Pyrz: How can a bar executive help a president-elect?

Phelps: I came onboard an organization that had a really great structure in place to prepare future bar presidents. By the time someone sits in the president’s chair, they’ve been on the officers’ track for five years. I’ve begun to have a close relationship with the officers as they progress through the ranks. Also, we initiate the committee appointments selection somewhat early. We have 26 committees, and our bar president appoints all those folks. It’s hundreds of folks. Getting that information in front of the president-elect before he or she takes office is another way we engage.

Pyrz: How do you keep from stepping on the toes of the sitting president while working with the president-elect?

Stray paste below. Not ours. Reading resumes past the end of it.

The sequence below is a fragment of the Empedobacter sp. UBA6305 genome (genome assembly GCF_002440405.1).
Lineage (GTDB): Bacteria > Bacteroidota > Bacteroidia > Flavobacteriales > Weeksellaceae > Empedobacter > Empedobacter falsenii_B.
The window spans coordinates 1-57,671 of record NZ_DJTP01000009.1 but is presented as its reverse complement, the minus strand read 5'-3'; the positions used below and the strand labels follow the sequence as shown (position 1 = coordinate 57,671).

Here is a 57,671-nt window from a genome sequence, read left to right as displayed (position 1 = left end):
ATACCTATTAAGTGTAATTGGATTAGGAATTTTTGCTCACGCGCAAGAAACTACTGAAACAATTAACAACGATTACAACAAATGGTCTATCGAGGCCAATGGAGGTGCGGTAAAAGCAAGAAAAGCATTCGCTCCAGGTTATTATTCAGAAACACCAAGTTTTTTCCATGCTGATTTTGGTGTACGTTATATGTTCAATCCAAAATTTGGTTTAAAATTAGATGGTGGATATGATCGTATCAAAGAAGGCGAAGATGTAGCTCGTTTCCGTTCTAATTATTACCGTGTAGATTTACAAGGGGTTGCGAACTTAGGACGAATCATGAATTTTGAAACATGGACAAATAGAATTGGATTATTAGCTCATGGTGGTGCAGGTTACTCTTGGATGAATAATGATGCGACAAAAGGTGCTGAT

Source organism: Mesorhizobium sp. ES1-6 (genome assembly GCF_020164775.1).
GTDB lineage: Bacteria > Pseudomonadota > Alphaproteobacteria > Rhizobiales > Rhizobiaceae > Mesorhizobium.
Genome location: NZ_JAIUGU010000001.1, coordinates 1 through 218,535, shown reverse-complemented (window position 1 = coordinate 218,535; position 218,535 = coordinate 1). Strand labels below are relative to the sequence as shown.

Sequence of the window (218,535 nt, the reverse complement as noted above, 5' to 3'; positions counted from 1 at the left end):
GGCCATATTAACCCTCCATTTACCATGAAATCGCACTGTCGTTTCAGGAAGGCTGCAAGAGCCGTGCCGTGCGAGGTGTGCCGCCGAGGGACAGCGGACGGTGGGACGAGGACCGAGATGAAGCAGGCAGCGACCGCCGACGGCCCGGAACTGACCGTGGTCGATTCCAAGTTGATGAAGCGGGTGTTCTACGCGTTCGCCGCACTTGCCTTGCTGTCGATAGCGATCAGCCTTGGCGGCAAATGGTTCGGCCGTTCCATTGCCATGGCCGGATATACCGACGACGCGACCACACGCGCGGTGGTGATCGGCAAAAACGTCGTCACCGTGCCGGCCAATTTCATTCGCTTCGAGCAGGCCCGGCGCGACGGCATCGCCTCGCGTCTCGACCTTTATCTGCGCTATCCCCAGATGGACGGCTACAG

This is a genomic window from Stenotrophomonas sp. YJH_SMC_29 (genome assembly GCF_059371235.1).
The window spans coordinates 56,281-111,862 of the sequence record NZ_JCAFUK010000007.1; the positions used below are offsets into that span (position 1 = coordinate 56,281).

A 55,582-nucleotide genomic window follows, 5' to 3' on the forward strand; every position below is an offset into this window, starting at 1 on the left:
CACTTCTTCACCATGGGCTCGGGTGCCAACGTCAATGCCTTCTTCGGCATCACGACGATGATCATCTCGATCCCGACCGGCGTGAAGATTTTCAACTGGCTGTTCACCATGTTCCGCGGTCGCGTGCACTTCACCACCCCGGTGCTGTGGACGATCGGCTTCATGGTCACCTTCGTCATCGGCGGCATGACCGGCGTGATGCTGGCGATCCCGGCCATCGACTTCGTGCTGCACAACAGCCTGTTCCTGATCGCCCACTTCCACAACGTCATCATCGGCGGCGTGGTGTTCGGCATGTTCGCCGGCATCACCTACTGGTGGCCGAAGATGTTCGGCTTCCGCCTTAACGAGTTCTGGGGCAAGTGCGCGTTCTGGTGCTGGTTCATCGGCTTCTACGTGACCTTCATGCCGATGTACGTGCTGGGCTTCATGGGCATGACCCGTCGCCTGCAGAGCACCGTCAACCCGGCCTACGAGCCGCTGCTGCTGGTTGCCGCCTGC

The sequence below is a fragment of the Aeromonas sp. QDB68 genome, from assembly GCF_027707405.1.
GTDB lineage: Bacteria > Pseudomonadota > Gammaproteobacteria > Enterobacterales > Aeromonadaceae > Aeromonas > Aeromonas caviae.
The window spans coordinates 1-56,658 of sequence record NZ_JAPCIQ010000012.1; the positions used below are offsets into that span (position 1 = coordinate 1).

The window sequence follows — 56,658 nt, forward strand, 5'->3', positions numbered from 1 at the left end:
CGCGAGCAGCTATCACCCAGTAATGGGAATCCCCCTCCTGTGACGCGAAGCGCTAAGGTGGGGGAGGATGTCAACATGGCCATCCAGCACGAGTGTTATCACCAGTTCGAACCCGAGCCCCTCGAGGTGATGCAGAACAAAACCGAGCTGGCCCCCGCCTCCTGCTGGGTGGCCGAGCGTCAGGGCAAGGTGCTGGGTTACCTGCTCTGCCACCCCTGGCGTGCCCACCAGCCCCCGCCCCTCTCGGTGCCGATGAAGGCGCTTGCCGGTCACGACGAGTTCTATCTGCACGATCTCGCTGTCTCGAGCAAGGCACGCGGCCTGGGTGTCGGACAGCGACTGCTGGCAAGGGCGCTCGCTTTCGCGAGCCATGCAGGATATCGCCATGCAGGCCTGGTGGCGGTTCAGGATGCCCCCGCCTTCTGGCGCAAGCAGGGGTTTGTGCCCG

Phelps: We have five officers who work as a team. There’s always conversation about where we’re headed as an organization. Last year, the board approved a five-year strategic plan. That provides some basic strategic direction on which everyone can agree. The officers are in frequent communication. We have a formal meeting at least on a monthly basis, sometimes on a daily basis. I haven’t seen a situation yet where there’s competition between the incoming and current president.

Pyrz: Let’s talk about executive director relationships.

Cuni: John [Norwine, executive director, Cincinnati Bar Association] and I have known one another for 30 years. That actually helped me, because he had been executive director for many years, prior to my coming to the bar. The bar association has a lot of procedures set in place to make this a smooth transition. We talked about the various ways to communicate. Email, of course, would be used for administrative functions: Can you do this? Can you be there? Can you have this scheduled? Conference calls would be arranged for more substantial business.